Let me begin by saying something as clearly as I possibly can.
I know that just the premise proposed by the title of this piece will put a target on my head for comments to tear me apart. And I expect that.
I'm a father of two little boys, age 5 and 19 months. I cannot fathom someone doing to them what Jerry Sandusky did to his victims, and believe there's a special place in both jail and hell for people that prey on innocent children. What that monster did makes me sick to my stomach.
What also makes me sick is what we've learned in the last 24 hours through the Freeh Report about the institutional trainwreck that took place in (Not-So) Happy Valley to cover-up his crimes. It's pathetic, disgusting and a disgrace to anyone that calls themselves a leader, teacher, or even a man. For all the great things that Joe Paterno did to make that university what it has become today academically, it will all forever serve as a footnote on the greatest failure of his life.
But I have some concerns when I hear the phrase "death penalty" being used in reference to the football program (no comment on Sandusky's punishment).
Reality for Penn State is pretty simple: the (filthy dirty, corrupt, disgusting) football program is paying for the entire athletic department at the university. If the NCAA slams the door on the football team, they would effectively bankrupt the (lying, deceiving, manipulating) athletic department.
While the numbers aren't yet available for the most recent school year, we can access the financial records of the university from the 2010-11 year (through the US Dept. of Education's Equity in Athletics site). Here's what we learn:
- Penn State's football program made $72,747,734
- Penn State's football expenses were $19,519,288
- Penn State's football profit for 2010-11 was $53,228,446
Those are some big numbers. To wrap them in some context, when Forbes published their rankings of the most valuable college football programs, Penn St. ranked third behind only the University of Texas and Notre Dame.
Now consider these numbers:
- Penn State's total athletic revenue was $116,118,026
- Penn State's total athletic profit was $31,619,687
I'm not going to be confused for a math teacher any time soon, but the last time I checked 53 was significantly bigger than 31, especially when six zeroes followed each number. But to be a little more specific, roughly 62 percent of the total revenue generated by the athletic department at Penn State came from the (awful, putrid, pathetic) football program.
What we're learning from these statistics is that the football team paid for the baseball, wrestling, softball, women's field hockey and both men's and women's track and field, basketball, volleyball, swimming and diving, gymnastics, lacrosse, soccer and fencing teams to operate at a loss of over $20,000,000.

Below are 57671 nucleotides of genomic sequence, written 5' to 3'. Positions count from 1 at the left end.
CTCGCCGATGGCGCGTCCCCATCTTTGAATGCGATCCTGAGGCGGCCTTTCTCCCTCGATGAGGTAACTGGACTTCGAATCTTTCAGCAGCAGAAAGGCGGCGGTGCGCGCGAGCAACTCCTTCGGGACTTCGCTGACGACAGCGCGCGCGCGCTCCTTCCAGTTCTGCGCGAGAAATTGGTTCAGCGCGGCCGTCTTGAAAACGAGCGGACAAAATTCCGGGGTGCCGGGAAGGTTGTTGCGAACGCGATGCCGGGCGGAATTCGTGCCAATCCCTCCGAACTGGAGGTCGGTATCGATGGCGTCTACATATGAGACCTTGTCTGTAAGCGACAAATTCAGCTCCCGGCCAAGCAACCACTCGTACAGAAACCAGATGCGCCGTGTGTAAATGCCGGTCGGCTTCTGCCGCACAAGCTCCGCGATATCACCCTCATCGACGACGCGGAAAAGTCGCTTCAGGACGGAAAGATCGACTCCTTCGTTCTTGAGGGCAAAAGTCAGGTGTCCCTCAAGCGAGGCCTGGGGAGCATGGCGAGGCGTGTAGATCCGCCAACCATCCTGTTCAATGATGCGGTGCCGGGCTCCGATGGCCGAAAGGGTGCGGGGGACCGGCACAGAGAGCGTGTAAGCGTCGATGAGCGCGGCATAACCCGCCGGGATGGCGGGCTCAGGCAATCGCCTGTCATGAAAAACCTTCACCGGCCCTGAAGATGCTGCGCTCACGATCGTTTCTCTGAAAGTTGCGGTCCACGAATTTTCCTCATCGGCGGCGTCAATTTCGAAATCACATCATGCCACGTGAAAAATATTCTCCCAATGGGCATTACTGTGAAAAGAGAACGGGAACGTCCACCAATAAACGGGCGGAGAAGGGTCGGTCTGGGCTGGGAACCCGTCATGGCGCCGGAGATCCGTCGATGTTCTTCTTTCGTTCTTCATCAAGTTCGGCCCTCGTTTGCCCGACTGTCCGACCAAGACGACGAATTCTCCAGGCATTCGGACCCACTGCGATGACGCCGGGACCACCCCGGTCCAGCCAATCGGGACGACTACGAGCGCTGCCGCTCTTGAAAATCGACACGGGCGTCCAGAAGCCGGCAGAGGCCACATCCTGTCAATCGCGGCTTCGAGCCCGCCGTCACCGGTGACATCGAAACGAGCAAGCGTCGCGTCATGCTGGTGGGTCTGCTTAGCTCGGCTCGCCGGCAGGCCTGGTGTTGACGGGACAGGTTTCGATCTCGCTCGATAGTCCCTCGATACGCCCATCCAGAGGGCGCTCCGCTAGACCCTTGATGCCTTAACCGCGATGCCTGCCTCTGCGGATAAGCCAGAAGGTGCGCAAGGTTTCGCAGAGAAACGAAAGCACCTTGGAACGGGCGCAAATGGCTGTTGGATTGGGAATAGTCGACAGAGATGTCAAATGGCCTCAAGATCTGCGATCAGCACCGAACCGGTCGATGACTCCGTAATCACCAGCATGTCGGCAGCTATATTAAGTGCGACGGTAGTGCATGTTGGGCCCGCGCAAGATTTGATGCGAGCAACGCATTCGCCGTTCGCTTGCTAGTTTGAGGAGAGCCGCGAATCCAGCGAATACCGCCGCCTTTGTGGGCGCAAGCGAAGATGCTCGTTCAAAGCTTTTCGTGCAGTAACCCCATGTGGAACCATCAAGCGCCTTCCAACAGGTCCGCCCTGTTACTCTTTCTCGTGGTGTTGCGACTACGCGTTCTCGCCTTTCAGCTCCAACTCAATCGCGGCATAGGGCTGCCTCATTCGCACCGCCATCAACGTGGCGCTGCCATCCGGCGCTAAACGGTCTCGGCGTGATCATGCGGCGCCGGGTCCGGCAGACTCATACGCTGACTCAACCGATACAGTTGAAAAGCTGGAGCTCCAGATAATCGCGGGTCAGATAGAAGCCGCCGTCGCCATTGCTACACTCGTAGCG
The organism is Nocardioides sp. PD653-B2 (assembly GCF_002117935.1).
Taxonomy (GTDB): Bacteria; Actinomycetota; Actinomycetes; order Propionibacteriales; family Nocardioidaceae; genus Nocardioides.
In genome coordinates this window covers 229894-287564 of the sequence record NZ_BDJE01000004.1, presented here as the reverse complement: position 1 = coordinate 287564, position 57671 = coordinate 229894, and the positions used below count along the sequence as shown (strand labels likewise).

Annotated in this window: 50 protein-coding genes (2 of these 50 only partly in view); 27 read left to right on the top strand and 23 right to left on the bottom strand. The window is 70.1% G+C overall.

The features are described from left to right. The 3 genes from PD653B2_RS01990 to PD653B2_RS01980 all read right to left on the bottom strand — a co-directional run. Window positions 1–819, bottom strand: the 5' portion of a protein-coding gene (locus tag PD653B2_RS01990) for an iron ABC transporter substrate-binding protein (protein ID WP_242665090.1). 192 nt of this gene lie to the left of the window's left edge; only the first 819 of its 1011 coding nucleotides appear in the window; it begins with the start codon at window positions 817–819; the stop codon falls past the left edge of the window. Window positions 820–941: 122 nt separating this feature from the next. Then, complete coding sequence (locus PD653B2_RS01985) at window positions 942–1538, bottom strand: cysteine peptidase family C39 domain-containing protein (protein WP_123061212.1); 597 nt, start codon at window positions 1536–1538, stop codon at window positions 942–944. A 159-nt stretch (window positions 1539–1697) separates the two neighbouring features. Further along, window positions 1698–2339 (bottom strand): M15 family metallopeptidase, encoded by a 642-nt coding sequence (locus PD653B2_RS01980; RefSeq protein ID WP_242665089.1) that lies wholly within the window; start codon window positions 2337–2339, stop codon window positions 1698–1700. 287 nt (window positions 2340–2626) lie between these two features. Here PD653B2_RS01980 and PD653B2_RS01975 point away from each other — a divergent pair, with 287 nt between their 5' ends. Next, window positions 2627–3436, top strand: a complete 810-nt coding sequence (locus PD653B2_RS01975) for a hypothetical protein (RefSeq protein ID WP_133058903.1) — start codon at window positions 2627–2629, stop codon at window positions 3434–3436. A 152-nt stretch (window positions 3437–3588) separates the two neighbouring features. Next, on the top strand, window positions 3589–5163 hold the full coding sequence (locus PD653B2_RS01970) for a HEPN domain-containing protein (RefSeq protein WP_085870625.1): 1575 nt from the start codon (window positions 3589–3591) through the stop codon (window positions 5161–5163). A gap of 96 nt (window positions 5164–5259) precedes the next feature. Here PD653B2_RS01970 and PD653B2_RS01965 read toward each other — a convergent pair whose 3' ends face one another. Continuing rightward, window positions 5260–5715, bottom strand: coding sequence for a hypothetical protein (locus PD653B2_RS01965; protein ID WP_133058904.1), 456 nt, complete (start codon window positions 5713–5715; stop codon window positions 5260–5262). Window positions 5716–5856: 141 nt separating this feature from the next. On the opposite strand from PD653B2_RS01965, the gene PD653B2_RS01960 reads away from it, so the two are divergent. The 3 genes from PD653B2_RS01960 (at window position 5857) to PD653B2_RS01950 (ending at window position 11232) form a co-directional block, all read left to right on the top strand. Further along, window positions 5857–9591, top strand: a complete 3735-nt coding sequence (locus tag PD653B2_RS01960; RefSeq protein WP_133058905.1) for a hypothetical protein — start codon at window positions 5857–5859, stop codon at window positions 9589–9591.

There were 884 student-athletes during the 2010-11 academic year at Penn State. Only 121 of those were football players.
If we take the numbers one step further, the total revenue for all sports at Penn State other than football and basketball (men's and women's) was $9,029,777. The total expenses for all sports at Penn State other that football and basketball (men's and women's) was $20,053,422. Once again, the numbers aren't working out well.
Penn State is going to pay for what they've done from a financial perspective. Again citing Forbes:
Patrick Rishe, a Forbes contributor and Professor of Economics at Webster University, estimates that Penn State athletics stands to lose $20 million to $30 million in the long term as a result of the Sandusky scandal. Rishe also suggests that the loss of alumni contributions and game-day income may cost the football program $5 million to $10 million each year... It seems almost certain that Penn State’s reign as a top-earning program is coming to an end.
This is going to be a painful time for the Nittany
Liars Lions. What was once a nationally recognized beacon for athletic excellence done the right way has now been stained by the lack of character, judgement and souls from the most powerful and prominent men in the school.
I listened to a lot of sports talk radio on Thursday. Every caller and most of the hosts made a very valid point: this scandal is absolutely a football issue that cannot (and should not) be separated from the football program or the institution.
But the one part of the issue that everyone is ignoring is the trickle-down impact of taking the football program away from the school. Even for one or two years, as the NCAA did to SMU in 1987.
The NCAA has been forced to come down hard on some other high-profile school recently. USC was hit with major sanctions that they are just getting past this fall. Ohio State felt the burn of the NCAA after the Jim Tressel scandal. And the hammer hasn't yet dropped on the University of Miami for perceived institutional failure.
Again, let me be clear: what took place at USC, Ohio State and Miami are raindrops when compared to the ocean of failure that took place at Penn State.
A booster giving money to players isn't OK. And not being honest with the NCAA about players getting free tattoos or a federal investigation surrounding one of their acquaintances isn't a good ideal.
Covering up a pedophile to save face is a different level of wrong.
But my thoughts are for the 763 student-athletes that were participating in a sport they loved at the highest collegiate level because the football program that everyone is now spitting on and cursing at paid for them to do so.
The NCAA must address the issue and the university; saying this matter isn't specifically breaking any rules in the so-called Manual is a joke (in poor taste I might add).
Take away scholarships. Take away postseason eligibility. Hell, take away the statue of Paterno.
But don't take away (what's left of) the money that's paying for hundreds of kids to get an education they might not otherwise be able to afford.